Earlier this month Dr Andrew Manches took part in the 2021 Midlothian Science Festival. The event ‘Embodied Learning & Gesture’ saw Andrew welcome 7 primary schools and over 600 learners to his home-office.
During the event, which ran for around 35 minutes online, learners from P1, P2 and P3 were encouraged to think about what scientists do before learning about Andrew’s recent project which has led to the creation of a game – STEM Charades. Children played the game, acting out and gesturing a range of concepts (e.g., dinosaur, twisting, magnet) to encourage them to think about how they and their teachers communicate ideas through more than words. Schools received a pack of cards in advance of the session to play STEM charades during the event. They also received a template to create their own STEM charades cards in class. The STEM charades card packs used for the activity have been developed as part of the Move2Learn4Teachers project funded by a Wellcome Trust Scottish Public Engagement Network award.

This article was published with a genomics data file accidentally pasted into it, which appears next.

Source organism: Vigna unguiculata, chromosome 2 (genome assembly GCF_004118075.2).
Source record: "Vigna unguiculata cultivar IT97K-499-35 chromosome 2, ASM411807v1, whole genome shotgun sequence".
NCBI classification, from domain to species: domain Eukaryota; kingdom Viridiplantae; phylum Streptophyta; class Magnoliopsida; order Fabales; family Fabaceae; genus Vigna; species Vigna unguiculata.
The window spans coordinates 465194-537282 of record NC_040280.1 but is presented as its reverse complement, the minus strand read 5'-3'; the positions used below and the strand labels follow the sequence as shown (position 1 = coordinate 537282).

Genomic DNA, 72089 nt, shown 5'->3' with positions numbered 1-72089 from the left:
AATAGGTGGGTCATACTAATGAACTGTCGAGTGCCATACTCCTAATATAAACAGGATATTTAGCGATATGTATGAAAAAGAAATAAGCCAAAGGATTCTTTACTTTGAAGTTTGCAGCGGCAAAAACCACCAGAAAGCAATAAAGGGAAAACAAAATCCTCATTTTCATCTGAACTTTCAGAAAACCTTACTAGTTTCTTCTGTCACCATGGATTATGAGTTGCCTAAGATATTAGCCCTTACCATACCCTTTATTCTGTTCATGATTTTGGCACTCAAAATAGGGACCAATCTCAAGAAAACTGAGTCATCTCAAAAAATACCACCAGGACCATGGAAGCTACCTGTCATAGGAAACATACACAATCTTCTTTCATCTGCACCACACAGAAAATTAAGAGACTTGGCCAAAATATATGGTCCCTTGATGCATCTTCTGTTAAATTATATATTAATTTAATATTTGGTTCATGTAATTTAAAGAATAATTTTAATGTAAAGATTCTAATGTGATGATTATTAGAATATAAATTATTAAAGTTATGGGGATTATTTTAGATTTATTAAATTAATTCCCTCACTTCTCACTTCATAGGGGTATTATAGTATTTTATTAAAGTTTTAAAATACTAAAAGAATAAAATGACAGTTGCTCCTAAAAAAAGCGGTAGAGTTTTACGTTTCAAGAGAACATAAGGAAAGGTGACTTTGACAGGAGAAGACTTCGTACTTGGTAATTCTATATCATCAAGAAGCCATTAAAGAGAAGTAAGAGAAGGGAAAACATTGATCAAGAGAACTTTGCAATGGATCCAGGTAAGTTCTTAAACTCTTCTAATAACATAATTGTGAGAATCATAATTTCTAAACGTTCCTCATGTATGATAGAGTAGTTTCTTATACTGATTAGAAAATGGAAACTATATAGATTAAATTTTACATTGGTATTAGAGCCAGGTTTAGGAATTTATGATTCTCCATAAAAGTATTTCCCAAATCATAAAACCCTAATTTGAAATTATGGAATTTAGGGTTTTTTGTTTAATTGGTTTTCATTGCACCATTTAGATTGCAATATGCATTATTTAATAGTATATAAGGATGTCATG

After the event, Andrew shared how the need to deliver the sessions online has presented a wonderful opportunity to reach a much large audience of children, and create possibilities for extending these knowledge exchange sessions to children anywhere that has an internet connection. The engagement has also informed the research – notably seeing variation in how children acted out and gestured different concepts as well as how many children were not aware if their own teachers gestured or not (teachers were confident they did).
‘We just wanted to say how much the children enjoyed the workshop and we appreciate all the time and effort that went in to organising it for us’ (Lasswade Primary)
Midlothian Science Festival has been running since 2012 to share science with communities in Midlothian. Andrew’s sessions were organised by Easter Bush Science Outreach Centre which coordinates schools activity as part of the festival.
Find out more about embodied learning research at the project website www.Move2Learn.net